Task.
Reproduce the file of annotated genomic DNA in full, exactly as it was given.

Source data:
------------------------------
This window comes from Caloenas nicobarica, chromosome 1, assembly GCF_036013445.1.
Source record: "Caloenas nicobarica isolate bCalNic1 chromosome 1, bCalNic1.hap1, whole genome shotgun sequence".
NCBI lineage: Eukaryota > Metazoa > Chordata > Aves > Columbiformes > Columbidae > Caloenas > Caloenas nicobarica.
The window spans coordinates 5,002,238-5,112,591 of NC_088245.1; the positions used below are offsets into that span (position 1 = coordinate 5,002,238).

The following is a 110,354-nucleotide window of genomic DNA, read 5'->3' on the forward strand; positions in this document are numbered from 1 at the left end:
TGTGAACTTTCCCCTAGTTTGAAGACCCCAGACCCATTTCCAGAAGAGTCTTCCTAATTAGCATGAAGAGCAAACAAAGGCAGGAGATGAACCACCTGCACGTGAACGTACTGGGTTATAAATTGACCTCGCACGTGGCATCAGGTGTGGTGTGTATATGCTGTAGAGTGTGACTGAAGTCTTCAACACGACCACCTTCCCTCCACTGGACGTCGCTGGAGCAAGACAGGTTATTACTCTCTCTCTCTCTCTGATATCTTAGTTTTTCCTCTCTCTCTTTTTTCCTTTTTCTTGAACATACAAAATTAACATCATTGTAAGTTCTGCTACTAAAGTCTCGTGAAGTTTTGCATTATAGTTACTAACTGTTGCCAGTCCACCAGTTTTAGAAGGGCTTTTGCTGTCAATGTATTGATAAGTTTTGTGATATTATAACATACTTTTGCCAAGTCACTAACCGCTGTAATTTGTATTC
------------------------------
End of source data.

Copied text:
This window comes from Caloenas nicobarica, chromosome 1, assembly GCF_036013445.1.
Source record: "Caloenas nicobarica isolate bCalNic1 chromosome 1, bCalNic1.hap1, whole genome shotgun sequence".
NCBI lineage: Eukaryota > Metazoa > Chordata > Aves > Columbiformes > Columbidae > Caloenas > Caloenas nicobarica.
The window spans coordinates 5,002,238-5,112,591 of NC_088245.1; the positions used below are offsets into that span (position 1 = coordinate 5,002,238).

The following is a 110,354-nucleotide window of genomic DNA, read 5'->3' on the forward strand; positions in this document are numbered from 1 at the left end:
TGTGAACTTTCCCCTAGTTTGAAGACCCCAGACCCATTTCCAGAAGAGTCTTCCTAATTAGCATGAAGAGCAAACAAAGGCAGGAGATGAACCACCTGCACGTGAACGTACTGGGTTATAAATTGACCTCGCACGTGGCATCAGGTGTGGTGTGTATATGCTGTAGAGTGTGACTGAAGTCTTCAACACGACCACCTTCCCTCCACTGGACGTCGCTGGAGCAAGACAGGTTATTACTCTCTCTCTCTCTCTGATATCTTAGTTTTTCCTCTCTCTCTTTTTTCCTTTTTCTTGAACATACAAAATTAACATCATTGTAAGTTCTGCTACTAAAGTCTCGTGAAGTTTTGCATTATAGTTACTAACTGTTGCCAGTCCACCAGTTTTAGAAGGGCTTTTGCTGTCAATGTATTGATAAGTTTTGTGATATTATAACATACTTTTGCCAAGTCACTAACCGCTGTAATTTGTATTC